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Re: An ammendment (Re: Formal CFV: General Resolution to Abolish Non-Free)

On Thu, Jun 15, 2000 at 04:26:18PM -0400, Raul Miller wrote:
> > Please explain what part of the constitution allows for a GR to
> > amend the social contract.

On Thu, Jun 15, 2000 at 09:23:43PM -0400, Branden Robinson wrote:
> How is this a rebuttal? It's not even on point. If the constitution
> does in fact not permit amendement of the SC, then the relevant
> section of the GR is nullified. It doesn't rewrite itself to say "The
> Social Contract is hereby repealed."

I don't quite understand your logic here, but I think I understand
your point.

Anyways, I wasn't trying for a rebuttal.  I was simply using your post
as a platform to remind people of this issue.

> > > I see an amendement of its language, but no blanket repeal of the
> > document.
> >
> > As near as I can tell, the constitution gives debian developers the
> > power to issue new documents. I don't see anything in it that grants
> > debian developers the right to amend the social contract.
> So we are bound to all of the terms of the Social Contract
> in perpuity? The Constitution says only that we can issue
> documents...does that mean we can issue documents that supersede,
> amend, or repeal others?

Just that the constitution currently doesn't have a mechanism appropriate
for modifying the social contract.  That doesn't mean "in perpuity",
that just means "until we create such a mechanism".

> > (*) We could decide that the social contract is nothing more than a
> > document. We should probably rename it ("The Social Document" or,
> > more likely "Social Issues") in this case.
> I submit that it is in fact nothing more than a document. I do not
> understand why it is necessary to change its title. It is a statement
> of our goals, principles, and intents.

I agree with your third sentence.

And, the constitution currently doesn't have mechanisms for changing
our goals, principles and intents.

> The Constitution takes no particular cognizance either of the SC
> or the DFSG. It does not derive its governing authority from those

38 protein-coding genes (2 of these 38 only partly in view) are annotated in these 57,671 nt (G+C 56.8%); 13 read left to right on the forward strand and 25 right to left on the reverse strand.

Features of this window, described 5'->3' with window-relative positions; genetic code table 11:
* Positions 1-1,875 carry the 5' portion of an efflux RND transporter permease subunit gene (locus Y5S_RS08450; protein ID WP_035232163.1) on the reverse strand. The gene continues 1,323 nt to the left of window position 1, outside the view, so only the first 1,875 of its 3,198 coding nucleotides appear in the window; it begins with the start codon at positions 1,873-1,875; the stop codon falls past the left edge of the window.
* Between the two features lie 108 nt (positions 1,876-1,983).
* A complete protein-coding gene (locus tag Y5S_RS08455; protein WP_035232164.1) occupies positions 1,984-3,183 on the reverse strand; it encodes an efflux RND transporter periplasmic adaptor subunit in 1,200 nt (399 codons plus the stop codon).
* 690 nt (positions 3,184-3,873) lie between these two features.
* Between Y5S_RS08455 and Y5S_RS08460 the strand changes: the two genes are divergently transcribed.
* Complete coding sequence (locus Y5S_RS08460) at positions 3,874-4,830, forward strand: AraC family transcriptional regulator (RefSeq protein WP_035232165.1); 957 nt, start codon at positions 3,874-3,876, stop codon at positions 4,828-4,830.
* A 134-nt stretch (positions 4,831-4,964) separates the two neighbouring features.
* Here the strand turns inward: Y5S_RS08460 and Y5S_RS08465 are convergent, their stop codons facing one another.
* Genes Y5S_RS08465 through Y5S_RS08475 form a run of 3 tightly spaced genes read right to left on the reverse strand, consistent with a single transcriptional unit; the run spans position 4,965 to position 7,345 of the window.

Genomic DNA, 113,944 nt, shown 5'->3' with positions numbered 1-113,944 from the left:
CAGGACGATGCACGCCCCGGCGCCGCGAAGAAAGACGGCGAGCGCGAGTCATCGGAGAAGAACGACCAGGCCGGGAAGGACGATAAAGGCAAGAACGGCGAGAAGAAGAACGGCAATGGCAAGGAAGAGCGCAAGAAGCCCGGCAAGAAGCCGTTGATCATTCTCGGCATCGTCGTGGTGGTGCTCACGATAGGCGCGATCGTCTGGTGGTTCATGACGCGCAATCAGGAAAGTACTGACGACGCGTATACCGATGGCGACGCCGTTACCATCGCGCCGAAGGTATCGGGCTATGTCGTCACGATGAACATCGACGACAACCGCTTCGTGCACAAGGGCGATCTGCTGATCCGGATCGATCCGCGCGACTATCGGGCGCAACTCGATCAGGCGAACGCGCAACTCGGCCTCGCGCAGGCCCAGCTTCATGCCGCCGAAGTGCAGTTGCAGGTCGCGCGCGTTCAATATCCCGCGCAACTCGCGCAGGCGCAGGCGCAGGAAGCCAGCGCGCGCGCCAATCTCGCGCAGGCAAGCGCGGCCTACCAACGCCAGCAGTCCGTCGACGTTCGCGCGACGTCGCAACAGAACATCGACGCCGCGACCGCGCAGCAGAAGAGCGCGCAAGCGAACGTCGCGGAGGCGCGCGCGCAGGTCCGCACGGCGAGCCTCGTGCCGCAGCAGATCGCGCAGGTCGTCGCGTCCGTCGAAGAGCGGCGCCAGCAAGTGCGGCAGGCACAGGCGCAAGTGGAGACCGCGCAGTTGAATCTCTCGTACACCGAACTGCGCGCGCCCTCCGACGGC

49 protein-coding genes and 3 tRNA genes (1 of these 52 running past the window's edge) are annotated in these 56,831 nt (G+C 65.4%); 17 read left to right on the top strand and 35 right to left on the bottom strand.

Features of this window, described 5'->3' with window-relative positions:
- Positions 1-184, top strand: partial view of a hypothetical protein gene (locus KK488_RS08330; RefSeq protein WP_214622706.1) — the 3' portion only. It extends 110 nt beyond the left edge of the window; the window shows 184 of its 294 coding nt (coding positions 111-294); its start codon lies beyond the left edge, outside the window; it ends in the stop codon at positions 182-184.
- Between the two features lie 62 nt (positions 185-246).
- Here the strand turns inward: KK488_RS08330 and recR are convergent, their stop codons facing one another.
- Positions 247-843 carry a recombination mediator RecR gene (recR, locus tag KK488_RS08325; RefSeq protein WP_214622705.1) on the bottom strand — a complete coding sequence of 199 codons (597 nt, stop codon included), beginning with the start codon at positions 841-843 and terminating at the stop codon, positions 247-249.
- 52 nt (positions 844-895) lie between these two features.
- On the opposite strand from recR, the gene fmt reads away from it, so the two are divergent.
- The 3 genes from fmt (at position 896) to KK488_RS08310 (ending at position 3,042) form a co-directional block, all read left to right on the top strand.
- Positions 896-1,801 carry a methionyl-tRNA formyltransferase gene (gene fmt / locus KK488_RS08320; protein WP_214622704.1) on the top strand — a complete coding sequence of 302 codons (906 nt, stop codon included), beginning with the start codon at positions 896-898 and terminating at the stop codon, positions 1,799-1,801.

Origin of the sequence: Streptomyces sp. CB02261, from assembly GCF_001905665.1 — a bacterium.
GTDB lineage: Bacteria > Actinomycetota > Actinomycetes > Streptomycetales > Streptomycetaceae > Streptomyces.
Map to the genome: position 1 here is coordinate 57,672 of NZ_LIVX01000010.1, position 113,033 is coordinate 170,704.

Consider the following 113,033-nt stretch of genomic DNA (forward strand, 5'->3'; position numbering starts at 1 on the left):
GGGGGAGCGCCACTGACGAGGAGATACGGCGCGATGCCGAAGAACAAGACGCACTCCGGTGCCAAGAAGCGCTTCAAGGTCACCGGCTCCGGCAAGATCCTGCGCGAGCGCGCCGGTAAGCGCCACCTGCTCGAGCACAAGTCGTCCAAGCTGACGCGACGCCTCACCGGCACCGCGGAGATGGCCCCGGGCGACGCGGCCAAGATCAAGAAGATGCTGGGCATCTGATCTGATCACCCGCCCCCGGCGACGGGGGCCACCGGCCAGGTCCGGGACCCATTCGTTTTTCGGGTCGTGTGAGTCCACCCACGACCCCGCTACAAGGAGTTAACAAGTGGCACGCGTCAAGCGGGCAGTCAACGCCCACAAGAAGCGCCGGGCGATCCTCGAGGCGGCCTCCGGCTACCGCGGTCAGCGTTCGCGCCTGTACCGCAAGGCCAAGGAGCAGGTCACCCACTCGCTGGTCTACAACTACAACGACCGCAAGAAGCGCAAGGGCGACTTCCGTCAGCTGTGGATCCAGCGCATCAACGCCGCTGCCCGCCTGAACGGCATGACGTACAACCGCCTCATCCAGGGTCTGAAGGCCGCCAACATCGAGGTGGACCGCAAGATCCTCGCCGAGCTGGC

> documents; rather, being a constitution, its authority is grounded in
> the collective consent and ratification of its terms.

I'm not talking about authority, I'm talking about mechanism.

> If the Social Contract and DFSG are neither amendable, supersedable,
> nor revocable, then we have the interesting situation of a group of
> volunteers being bound to terms which they had, and have, no voice
> in determining -- for what is to happen when all the members of the
> Project who participated in the creation of those documents have
> moved on? Many have already, including some rather important ones.
> As new-maintainer reopens, we must take note of the fact that we are
> asking for agreement to terms of these documents which they took no
> part in helping to shape. I believe that all maintainers should be
> permitted to be one voice among many determining the ultimate goals
> of the project. If those change over time, so be it; so too does the
> world change.

And, I'm not saying that they're not amendable.  I'm just saying that
we don't have an appropriate method for amending them at this time.

> The most important thing about the Debian project is the people
> that comprise it; our governing documents are our tools, not our
> masters, just as software is a tool. The Social Contract, DFSG, and
> Constitution must reflect the goals and intentions of the people who
> are bound by them. While we ask each developer individually to conform
> to the standards, we must in return grant each developer the right to
> participate in democratic procedures for their amendment.

I agree completely.


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